However, it is essential to inform the insurer of this in order for it to be able to make the settlement in accordance with the policyholder’s wishes.
Should the named beneficiary agree to the clause?
The beneficiary’s acceptance is not mandatory before the policy is terminated. Neither is it necessary for the beneficiary to be informed of the existence of the policy. However, if he or she is informed, he or she may ask to accept the policy. The law provides for two procedures for the acceptance of the beneficiary clause – in both cases the policyholder’s agreement is required:
- Signature of a policy amendment by the policyholder (which is generally also the life assured), the insurer and the accepting beneficiary
- Signature of a notarised document or not between the applicant and the accepting beneficiary, before it is notified to the insurer
The consequences of the beneficiary’s acceptance are as follows (valid for any acceptance made since 18/12/2007):
- Impossible for the policyholder to change the identity of the beneficiary without the latter’s consent
- Failure to make a surrender without the consent of the accepting beneficiary
- Impossible to pledge the policy without the agreement of the accepting beneficiary
- If the policy includes a term in the event of life, the policyholder may recover the amount at the end of the policy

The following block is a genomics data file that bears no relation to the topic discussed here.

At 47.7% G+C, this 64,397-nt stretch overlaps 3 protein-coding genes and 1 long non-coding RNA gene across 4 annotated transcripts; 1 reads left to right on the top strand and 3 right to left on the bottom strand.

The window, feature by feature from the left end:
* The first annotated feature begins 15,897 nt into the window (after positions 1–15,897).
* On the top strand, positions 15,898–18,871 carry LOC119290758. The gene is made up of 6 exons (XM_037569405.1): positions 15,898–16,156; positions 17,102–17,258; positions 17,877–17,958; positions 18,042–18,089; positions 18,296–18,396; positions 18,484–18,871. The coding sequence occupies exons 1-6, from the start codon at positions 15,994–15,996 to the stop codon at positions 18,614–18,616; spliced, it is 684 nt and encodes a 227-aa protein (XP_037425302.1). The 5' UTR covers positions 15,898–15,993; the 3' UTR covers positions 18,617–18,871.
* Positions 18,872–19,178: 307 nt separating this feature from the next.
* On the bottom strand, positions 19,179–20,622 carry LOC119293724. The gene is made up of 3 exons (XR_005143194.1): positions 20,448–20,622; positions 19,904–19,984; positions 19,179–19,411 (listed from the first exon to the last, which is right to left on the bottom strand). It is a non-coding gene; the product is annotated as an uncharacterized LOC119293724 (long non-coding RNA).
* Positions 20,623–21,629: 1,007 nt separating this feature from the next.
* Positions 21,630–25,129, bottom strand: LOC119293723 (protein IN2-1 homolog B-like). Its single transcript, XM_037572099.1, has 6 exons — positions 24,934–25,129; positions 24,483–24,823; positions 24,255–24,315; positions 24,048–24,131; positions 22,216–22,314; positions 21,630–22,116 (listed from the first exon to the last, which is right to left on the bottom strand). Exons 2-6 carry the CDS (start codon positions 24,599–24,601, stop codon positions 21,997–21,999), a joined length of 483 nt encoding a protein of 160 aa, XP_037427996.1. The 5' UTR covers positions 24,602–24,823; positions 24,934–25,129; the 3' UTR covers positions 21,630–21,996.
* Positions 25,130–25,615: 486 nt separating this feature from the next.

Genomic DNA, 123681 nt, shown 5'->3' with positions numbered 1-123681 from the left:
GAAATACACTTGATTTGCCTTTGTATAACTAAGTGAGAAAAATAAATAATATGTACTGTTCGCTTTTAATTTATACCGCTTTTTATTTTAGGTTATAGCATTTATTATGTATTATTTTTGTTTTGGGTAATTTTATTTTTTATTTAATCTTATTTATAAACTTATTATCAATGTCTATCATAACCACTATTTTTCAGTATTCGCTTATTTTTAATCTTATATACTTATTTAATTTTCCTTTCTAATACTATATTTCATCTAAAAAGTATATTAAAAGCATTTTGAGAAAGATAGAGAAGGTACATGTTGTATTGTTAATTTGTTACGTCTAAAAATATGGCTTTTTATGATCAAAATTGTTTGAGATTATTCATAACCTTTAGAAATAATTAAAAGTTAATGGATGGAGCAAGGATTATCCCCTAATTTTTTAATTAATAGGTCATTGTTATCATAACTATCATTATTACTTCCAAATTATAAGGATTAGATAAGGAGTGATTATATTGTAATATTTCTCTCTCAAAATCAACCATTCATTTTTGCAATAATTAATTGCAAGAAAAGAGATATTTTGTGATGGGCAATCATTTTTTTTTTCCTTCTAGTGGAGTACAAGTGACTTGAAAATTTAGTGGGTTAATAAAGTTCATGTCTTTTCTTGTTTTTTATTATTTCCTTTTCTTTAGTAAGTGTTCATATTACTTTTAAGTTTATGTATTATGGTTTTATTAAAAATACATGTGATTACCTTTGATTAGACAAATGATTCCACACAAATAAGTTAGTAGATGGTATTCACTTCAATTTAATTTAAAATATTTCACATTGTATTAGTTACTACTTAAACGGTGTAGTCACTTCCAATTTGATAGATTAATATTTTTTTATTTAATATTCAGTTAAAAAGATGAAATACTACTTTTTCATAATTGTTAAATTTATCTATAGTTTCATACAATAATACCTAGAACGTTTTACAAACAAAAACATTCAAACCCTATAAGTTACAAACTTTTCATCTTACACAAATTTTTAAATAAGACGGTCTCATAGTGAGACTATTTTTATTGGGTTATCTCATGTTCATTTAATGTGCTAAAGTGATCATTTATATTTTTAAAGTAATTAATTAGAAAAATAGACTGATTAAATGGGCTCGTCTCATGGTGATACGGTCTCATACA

- In the event that the accepting beneficiary dies before the life assured, the policyholder is free to appoint the beneficiary of its choice and to make surrenders
Can the beneficiary waive the benefit of the policy?
Waiving the benefit of the death benefits represents a personal right of the beneficiary. It cannot be partial. It must be distinguished from refusing the estate and does not have any consequences on the estate. If no formalities are legally required, this waiver must be brought to the insurer’s knowledge (by letter).
The consequences of the waiver will depend on how the beneficiary clause has been drafted (second beneficiary, representation provided, increase clause, etc.).
Point of attention: in order to avoid the risk of any reclassification as a gift, the waiver “for the benefit of” must be avoided.
Want to know more? Contact our teams.
The following topics may also be of interest to you:
 The nomination must not negatively affect compulsory heirs (i.e. clearly exaggerated premiums).
 Art. L132-8 of the French Insurance Code.
 Art. 909 of the French Civil Code and Art. L116-4 of the French Social Action and Family Code.
 In compliance with the provisions of Article 904 of the French Civil Code.
 Art. L132-8 of the French Insurance Code.